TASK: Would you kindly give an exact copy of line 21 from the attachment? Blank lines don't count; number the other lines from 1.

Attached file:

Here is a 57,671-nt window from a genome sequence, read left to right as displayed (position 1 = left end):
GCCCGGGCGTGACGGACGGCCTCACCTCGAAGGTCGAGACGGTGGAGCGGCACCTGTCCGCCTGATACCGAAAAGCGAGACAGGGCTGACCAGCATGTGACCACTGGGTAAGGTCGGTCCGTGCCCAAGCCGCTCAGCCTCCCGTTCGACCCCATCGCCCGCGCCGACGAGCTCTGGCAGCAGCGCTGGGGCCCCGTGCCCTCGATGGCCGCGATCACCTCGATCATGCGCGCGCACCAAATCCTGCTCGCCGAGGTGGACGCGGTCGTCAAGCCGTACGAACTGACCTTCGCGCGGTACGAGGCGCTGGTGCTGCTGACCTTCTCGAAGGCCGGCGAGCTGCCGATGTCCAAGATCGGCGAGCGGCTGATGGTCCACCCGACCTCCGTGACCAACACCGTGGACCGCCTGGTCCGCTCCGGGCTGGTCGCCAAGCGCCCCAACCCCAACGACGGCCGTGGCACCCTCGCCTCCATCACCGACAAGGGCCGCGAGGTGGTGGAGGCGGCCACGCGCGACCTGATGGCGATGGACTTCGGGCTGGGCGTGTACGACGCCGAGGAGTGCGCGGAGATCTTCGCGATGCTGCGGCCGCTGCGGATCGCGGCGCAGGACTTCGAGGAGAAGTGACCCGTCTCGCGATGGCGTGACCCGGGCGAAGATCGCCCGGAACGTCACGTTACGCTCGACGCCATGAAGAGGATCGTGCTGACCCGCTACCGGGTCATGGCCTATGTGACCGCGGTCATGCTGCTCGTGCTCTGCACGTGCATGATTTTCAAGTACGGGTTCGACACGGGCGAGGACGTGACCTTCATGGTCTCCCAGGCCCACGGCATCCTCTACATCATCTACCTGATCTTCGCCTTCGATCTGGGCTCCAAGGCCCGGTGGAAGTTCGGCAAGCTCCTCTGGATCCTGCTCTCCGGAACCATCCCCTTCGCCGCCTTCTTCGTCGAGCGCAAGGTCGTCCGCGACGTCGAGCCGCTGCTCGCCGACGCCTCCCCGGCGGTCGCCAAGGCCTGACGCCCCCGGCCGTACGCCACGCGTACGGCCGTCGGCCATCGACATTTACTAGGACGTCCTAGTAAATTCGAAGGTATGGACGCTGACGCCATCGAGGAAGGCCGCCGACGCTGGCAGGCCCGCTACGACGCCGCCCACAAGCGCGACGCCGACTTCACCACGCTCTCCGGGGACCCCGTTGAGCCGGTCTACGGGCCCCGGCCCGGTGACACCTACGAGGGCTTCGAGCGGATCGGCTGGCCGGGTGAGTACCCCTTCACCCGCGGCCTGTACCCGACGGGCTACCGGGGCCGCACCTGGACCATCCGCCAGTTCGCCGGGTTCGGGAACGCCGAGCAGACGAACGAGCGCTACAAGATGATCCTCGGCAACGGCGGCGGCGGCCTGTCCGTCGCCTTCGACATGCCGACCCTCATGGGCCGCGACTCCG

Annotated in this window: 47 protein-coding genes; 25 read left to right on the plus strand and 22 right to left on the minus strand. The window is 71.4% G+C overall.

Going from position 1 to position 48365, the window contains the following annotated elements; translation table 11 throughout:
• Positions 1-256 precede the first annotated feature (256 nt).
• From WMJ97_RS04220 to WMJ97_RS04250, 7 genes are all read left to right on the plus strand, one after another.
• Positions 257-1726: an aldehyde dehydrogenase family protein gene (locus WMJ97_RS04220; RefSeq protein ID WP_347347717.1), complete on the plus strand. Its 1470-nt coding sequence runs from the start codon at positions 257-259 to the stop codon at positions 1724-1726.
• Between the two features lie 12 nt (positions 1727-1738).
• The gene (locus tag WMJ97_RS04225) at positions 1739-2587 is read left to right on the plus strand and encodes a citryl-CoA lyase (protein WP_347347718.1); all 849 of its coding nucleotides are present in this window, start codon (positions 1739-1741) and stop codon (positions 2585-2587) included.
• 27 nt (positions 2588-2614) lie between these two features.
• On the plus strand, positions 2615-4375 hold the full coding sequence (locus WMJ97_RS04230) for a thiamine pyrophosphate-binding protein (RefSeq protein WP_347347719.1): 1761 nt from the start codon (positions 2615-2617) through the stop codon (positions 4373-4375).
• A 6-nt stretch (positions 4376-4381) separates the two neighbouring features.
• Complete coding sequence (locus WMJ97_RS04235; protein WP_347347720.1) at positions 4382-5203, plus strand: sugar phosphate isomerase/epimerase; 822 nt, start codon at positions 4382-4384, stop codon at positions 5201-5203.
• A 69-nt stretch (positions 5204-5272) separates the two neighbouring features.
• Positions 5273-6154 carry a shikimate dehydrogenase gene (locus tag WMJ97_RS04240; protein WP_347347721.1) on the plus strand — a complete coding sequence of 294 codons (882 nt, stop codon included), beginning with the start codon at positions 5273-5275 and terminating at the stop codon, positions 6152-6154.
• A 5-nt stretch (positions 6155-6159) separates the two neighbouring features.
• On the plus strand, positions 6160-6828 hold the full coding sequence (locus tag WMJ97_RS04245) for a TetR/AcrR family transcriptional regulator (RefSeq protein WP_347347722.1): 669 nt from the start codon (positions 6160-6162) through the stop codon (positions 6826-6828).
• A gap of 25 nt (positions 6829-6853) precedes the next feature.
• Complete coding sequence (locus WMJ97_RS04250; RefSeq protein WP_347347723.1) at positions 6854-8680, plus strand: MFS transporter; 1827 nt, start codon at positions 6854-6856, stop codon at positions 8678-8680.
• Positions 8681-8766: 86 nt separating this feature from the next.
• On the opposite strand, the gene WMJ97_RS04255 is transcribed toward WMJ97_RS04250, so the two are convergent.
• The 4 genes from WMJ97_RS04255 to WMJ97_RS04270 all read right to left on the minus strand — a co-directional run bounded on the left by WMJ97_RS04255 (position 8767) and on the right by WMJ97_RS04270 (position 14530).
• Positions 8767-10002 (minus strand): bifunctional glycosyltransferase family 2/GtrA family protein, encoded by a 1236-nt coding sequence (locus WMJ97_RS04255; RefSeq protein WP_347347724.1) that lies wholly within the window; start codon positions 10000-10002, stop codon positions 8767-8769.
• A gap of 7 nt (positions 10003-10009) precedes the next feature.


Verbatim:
• On the opposite strand, the gene WMJ97_RS04255 is transcribed toward WMJ97_RS04250, so the two are convergent.